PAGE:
The second instruction was applicable to the case, and was a correct explanation of the law of the subject to which it related. ( The People v. Turley, 50 Cal. 470; The People v. Butler, 8 Cal. 435; Wharton's Criminal Law, 368.)

The question upon the appeal from the order made after judgment arises out of the following facts:

         The indictment charged that the murder was committed on the 26th day of November, 1882. Of that crime the defendant was convicted, and upon the conviction, judgment of death was regularly pronounced.

         But the clerk, on making up his minutes of the proceeding in court when the defendant appeared for sentence, entered, as part of the proceeding, that the court informed the defendant "of the indictment found against him for the crime of murder committed on November 26, 1883." This entry did not express the fact; and, after discovering the mistake which had been made, the court, upon notice to defendant and his counsel, ordered the entry to be corrected by changing the figures "1883" to "1882," so as to express the truth. The order to that effect was made March 12, 1883. Meantime the appeal had been taken from the judgment; and it is contended that the court had no jurisdiction, pending the appeal in this court, to make the order.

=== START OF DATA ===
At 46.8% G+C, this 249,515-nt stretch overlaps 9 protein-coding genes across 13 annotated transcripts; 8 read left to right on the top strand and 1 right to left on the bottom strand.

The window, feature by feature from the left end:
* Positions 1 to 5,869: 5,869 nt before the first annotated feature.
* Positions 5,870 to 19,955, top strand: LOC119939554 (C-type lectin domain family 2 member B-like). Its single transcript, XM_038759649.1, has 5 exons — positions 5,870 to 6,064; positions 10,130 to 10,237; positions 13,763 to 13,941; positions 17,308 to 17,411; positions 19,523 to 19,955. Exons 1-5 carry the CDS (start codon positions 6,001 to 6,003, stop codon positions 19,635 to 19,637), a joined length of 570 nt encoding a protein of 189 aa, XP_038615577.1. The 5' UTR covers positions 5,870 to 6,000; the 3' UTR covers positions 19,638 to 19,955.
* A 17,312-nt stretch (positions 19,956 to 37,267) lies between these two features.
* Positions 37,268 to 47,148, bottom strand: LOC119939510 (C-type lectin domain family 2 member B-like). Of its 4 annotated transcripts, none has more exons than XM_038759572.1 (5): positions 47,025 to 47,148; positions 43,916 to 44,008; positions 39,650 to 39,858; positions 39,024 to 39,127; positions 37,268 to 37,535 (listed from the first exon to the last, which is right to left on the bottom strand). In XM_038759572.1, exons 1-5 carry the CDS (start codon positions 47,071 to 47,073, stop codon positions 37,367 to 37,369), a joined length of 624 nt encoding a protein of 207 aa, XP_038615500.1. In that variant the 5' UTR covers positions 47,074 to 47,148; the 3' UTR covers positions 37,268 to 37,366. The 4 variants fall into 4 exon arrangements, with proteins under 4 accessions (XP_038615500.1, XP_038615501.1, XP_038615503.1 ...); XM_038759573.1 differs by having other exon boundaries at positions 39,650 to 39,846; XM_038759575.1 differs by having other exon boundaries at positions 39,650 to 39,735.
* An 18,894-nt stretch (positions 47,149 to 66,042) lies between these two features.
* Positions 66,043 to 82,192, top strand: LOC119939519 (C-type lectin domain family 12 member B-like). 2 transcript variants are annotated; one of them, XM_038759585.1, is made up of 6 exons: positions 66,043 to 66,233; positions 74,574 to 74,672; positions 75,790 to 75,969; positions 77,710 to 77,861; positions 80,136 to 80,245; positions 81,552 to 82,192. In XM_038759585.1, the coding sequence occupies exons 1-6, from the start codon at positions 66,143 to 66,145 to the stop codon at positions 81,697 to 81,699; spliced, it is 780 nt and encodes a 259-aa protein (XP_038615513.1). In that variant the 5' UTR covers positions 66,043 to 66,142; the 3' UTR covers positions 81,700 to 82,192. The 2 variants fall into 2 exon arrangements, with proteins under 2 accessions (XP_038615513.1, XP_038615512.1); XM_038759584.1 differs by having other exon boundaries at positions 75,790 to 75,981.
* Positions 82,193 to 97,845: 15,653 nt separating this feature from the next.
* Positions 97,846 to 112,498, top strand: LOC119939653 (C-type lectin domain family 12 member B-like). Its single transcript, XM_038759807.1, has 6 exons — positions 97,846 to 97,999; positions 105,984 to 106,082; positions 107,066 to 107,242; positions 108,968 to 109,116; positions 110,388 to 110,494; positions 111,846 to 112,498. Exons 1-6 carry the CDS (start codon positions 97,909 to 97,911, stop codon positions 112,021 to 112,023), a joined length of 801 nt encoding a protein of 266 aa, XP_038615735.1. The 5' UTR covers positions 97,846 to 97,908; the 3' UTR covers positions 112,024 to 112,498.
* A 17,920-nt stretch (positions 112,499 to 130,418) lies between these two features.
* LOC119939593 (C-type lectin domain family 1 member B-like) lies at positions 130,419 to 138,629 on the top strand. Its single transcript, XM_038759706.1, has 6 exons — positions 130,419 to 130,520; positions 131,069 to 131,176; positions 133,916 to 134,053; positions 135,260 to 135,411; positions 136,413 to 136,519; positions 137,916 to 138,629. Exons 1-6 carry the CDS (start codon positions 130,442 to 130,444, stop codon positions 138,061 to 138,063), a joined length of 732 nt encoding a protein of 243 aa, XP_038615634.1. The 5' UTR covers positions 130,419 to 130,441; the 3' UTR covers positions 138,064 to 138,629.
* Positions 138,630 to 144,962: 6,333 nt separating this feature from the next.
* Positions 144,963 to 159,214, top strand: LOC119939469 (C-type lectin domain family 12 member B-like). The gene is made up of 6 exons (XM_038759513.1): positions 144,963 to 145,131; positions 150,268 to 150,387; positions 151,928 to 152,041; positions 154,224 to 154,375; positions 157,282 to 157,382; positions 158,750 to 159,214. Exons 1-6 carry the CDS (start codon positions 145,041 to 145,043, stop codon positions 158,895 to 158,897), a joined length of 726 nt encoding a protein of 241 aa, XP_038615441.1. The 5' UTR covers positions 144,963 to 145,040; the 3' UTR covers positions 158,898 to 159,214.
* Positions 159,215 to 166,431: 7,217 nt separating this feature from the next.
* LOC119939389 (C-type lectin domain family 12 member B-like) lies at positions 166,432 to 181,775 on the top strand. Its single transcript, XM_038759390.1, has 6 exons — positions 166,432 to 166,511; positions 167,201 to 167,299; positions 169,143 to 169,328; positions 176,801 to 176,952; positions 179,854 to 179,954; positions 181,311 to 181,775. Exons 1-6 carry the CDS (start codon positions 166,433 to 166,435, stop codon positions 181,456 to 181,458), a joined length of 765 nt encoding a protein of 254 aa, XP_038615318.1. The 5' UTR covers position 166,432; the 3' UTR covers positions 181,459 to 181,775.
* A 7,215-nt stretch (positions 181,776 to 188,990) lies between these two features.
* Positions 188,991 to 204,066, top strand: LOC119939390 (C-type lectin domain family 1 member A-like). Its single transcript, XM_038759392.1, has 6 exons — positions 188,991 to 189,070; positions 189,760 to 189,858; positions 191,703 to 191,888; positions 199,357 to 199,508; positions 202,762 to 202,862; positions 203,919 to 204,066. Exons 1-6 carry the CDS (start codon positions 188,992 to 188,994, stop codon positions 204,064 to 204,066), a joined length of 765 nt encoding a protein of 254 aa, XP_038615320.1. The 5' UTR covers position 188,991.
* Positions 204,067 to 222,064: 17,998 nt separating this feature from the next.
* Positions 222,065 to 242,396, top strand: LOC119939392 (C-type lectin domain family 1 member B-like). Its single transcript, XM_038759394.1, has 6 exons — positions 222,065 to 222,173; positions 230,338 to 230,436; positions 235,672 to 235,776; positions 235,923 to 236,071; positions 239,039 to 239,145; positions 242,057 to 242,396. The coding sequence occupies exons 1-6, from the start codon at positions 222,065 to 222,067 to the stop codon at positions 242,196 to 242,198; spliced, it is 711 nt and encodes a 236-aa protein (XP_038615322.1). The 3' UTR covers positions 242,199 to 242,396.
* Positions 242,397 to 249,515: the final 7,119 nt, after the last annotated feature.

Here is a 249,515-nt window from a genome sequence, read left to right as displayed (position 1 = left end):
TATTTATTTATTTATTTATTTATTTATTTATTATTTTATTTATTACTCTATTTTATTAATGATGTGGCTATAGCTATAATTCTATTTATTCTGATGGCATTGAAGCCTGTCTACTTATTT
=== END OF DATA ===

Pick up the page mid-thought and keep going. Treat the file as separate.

But the true statement, which was made by the court to the defendant, of the nature of the charge made against him, and of which he had been convicted, although necessary as preliminary to pronouncing judgment ( § 1200, Pen. Code), was no part of the judgment pronounced; and a mistake made by the clerk in the entry of the statement on the minutes of the court would not invalidate the judgment. The mistake was, therefore, one which could be corrected at any time, while the record of the case was subject to the physical control of the court, so as to make the record speak the truth. The power of the court in that regard was not suspended by the appeal. ( Rousset v. Boyle, 45 Cal. 64; Sheldon v. Gunn, 57 Cal. 40; Boyd v. Burrel, 60 Cal. 284.)

         Besides, as the defendant was sentenced for the crime for which he had been indicted and convicted, by a judgment regularly pronounced, the error as to date in the entry referred to would be so evidently a mere clerical mistake, which in no way prejudiced the defendant in any substantial right, that the judgment itself would not be reversed, even if the error had not been corrected. ( § 1404, Pen. Code; People v. Sprague, 53 Cal. 491; People v. Gilbert, 57 Cal. 96; People v. Brotherton, 47 Cal. 338; People v. Colby, 54 Cal. 37.)

         Judgment and order affirmed.

         ROSS, J., SHARPSTEIN, J., MYRICK, J., and THORNTON, J., concurred.

Summaries of

People v. Murback

Supreme Court of California
Nov 28, 1883
64 Cal. 369 (Cal. 1883)
Case details for

People v. Murback

Case Details


Court:Supreme Court of California

Date published: Nov 28, 1883


64 Cal. 369 (Cal. 1883)
30 P. 608